Unlike the American pioneers who slaughtered the buffalo for a quick meal, for sport, or as part of a wider strategy to force the original populations off their ancestral land, the Native American nations of the Great Plains had developed an intricate and prudent economy that utilized the entire buffalo. Besides being the main source of food, dried buffalo dung was often the main source of food on the treeless prairies, often being burned to create large stores of pemmican (dried buffalo meat) to provide food through the long cold windows.

Native American communities also used buffalo bones for making knives and even boiled the bones to create a type of glue. The marrow from the bones provided another nutrient-dense source of food. The skins dried and cured for use as tipis, clothes, moccasins, bedding, saddle covers, and water-bags. The horns and hooves were made into cups and bowls while the sinews were important for bowstrings and threads. The extracted buffalo fat was the main source of soap, and even the rough tongue of a buffalo could be used as a hairbrush.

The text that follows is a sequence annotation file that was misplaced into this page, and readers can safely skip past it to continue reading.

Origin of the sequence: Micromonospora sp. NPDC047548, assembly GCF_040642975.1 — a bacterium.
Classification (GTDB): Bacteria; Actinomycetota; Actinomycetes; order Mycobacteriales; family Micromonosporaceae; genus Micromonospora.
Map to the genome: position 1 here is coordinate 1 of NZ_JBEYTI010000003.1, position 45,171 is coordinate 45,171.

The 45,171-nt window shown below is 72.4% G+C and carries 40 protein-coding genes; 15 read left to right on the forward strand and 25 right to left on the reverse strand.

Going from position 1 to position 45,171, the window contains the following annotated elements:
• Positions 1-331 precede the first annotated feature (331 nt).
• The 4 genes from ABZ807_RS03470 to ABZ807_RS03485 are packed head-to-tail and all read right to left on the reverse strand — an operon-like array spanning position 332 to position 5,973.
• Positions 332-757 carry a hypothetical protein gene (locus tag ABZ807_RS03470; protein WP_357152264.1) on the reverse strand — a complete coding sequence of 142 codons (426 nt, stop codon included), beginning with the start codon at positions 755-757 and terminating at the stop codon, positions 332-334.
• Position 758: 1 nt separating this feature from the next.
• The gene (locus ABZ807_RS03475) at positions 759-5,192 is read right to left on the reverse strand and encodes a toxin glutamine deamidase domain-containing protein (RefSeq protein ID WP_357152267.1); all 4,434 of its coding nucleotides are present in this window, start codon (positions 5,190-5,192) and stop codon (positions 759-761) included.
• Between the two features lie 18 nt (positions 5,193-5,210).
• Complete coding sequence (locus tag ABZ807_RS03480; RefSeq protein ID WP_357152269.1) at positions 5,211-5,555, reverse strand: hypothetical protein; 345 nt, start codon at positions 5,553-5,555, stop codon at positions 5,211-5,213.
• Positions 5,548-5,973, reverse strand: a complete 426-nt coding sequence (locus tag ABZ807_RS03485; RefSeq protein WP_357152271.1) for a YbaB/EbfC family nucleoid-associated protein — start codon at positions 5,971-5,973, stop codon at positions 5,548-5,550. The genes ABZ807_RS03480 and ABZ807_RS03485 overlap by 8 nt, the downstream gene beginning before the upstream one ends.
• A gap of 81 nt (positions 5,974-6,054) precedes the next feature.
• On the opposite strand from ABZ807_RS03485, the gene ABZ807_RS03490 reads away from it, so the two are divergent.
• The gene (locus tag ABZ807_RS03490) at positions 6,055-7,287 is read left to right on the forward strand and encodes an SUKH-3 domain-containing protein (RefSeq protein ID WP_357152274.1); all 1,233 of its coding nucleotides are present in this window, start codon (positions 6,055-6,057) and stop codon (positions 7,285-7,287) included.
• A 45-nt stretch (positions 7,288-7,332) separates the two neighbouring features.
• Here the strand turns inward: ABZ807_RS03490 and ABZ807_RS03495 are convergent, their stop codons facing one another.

This sophisticated butchering process was not only incredibly practical and judicious, but it also demonstrated an intricate and close connection to the animals upon which their livelihood depended. Nothing could be further from the reality of today, where cattle (which replaced the buffalo herds) are raised on imported grain, kept in filthy concentrated animal feeding operations, and are machine-slaughtered in highly efficient operations before being shipped to consumers who have zero relationship to the animal.